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WASHINGTON – The Pakistani military intends to extend its influence back into Afghanistan once troops from the United States and the North Atlantic Treaty Organization leave as planned at the end of 2014, according to report in Joseph Farah’s G2 Bulletin.

This comes despite NATO’s debate now over what troops will remain following the departure for training Afghan security forces.

The motive is what one analyst calls reestablishing “strategic depth” of the Pakistani military’s “imperial pretensions” in Afghanistan, according to Dr. Subhash Kapila of the South Asia Analyst Group.

However, Kapila and other analysts say that notwithstanding the military’s interest in pushing its proxy, the Taliban, to take back the country, Afghanistan will remain as a global and regional hotspot with destabilizing spill-over effects.

“This phenomenon chiefly arises from [the] Pakistan army’s compulsive strategic obsession of enslavement of Afghanistan on the implausible plea that Pakistan needs ‘strategic depth,'” Kapila said.

Ironically, regional analysts say that Pakistan really didn’t need to be involved in events in Afghanistan between 1978 to 2001 when it first was invaded by the then-Soviets and subsequently invaded and occupied by the United States following the Sept. 11, 2001, terrorist attack on the United States.

At that time, the Afghan Taliban had refused to turn over Osama bin Laden, whose terrorists were residing there their “guests.”

Another analyst, Syed Farooq Hasnat, former head of the Middle East section of the Islamabad Institute of Strategic Studies, asserted that Afghanistan had “little strategic impact on its own society,” referring to Pakistan.

Much of the problem in Afghanistan stems from Pakistan’s creation, the Taliban, which wants to take back the country from the U.S.-installed regime of President Hamid Karzi.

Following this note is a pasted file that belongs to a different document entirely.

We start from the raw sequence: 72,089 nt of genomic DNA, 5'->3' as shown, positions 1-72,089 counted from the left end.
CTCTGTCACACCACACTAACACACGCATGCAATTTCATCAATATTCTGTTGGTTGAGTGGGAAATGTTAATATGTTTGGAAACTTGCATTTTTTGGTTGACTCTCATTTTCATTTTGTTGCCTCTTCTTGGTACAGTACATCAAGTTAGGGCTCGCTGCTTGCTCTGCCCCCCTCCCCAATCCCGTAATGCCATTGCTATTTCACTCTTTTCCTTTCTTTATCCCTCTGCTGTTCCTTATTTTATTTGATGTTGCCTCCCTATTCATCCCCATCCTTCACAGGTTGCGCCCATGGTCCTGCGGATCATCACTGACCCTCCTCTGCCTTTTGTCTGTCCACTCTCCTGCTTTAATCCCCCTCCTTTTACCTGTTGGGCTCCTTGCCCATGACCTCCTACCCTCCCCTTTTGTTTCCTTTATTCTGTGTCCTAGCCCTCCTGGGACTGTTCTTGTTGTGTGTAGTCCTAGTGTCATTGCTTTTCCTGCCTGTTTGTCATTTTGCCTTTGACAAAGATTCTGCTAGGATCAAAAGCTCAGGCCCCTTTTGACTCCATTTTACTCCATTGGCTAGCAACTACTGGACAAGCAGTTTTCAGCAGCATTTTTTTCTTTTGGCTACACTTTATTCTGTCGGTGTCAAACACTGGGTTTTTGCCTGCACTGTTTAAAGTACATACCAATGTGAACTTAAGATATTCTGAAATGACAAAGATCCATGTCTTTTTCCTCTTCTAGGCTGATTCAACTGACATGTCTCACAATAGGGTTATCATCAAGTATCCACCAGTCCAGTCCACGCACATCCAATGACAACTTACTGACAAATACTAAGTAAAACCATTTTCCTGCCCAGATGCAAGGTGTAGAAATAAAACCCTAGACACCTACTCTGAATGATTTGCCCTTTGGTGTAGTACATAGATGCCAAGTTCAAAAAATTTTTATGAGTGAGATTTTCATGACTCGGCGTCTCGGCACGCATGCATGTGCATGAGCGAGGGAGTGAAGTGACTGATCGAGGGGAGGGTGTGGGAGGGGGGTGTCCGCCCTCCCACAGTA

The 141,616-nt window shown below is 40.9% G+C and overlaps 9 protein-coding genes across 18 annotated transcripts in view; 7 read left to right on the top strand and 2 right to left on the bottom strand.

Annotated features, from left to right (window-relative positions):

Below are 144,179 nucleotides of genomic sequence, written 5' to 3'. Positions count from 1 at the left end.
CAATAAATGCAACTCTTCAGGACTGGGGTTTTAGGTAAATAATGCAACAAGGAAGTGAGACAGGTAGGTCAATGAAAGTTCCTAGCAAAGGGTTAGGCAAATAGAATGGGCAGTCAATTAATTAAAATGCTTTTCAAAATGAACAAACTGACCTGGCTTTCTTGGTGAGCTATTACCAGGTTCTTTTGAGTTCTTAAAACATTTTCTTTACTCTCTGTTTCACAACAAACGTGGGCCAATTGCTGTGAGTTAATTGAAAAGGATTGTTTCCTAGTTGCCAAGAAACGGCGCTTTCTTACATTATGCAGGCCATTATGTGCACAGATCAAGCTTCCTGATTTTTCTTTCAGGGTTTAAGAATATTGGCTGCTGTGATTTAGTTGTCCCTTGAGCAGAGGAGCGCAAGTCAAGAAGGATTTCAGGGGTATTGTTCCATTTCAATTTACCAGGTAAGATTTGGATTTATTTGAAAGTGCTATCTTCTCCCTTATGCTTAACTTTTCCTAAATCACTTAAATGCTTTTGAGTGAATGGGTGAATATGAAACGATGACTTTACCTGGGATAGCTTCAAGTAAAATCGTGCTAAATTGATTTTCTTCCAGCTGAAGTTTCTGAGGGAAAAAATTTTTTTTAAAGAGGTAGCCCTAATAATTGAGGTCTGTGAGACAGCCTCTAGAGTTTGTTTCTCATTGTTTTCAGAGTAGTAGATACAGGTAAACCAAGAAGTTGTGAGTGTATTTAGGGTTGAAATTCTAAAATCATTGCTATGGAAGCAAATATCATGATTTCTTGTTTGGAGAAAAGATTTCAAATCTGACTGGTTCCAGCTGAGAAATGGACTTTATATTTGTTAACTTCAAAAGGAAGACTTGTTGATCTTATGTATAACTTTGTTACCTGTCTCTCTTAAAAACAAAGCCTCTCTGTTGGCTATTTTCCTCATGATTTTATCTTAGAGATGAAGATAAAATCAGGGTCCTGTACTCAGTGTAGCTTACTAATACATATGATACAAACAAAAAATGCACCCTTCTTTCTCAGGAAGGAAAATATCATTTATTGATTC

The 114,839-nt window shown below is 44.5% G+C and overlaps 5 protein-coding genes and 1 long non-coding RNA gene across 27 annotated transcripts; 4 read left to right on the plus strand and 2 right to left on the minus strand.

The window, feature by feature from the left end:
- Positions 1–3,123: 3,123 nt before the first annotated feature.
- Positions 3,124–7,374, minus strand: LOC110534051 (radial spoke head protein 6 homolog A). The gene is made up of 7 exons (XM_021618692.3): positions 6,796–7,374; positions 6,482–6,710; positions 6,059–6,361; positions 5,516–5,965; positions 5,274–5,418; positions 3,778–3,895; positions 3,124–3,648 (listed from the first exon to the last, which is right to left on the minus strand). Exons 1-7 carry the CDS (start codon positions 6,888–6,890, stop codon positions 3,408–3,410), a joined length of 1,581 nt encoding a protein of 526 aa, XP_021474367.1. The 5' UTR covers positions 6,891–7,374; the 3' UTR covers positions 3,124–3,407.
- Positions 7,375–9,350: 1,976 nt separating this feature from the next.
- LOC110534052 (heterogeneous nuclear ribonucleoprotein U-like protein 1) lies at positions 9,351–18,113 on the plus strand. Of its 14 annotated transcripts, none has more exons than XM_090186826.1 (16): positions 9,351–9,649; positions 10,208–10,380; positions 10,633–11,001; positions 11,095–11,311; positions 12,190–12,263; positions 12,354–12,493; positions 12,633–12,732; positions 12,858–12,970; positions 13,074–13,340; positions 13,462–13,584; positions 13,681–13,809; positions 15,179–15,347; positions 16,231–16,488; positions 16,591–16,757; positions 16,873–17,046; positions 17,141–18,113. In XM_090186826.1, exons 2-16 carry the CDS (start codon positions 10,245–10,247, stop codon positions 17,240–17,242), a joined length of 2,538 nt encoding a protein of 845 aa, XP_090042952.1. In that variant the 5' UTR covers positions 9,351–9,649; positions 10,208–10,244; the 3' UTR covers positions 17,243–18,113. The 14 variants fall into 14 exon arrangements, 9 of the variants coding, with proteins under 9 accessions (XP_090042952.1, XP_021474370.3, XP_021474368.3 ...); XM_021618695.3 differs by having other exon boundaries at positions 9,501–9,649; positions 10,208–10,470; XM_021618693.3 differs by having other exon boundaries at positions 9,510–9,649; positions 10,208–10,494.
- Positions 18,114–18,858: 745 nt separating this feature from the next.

It was in charge of the country just prior to the October 2001 U.S. invasion of the country.

However, Iraq then became a major distraction from keeping out the Taliban and they began to return to the point that now they have reoccupied the country despite U.S. and NATO troop effort to rid the country of them.

Kapila, however, asserts that during the 1978 to 2001 period, the Pakistani military was pushed by the United States to intervene in Afghanistan “serving as the strategic handmaiden of the United States to further U.S. security interests.”

Indeed, at the time, the Pakistani army was in control of Pakistani policy.

“The Pakistan army in collusive military collaboration with the United States made Afghanistan a battleground victimizing the Afghan people for no complicity of their own,” Kapila asserted.

“…Ignoring the deleterious effects on regional stability of incorporating Pakistan army in U.S. strategic games in Afghanistan in the U.S. first and second military interventions, a large measure of blame for fanning Pakistan army’s imperial pretensions lie on the shoulders of the United States,” he said.

In the first Afghan war, U.S. military intervention was to inflict a Vietnam-style action against Soviet military presence in Afghanistan. The U.S. then relied on the Pakistani army “as a policy tool,” Kapila said, “fully aware that the Pakistan army military hierarchy would jump at the opportunity.”

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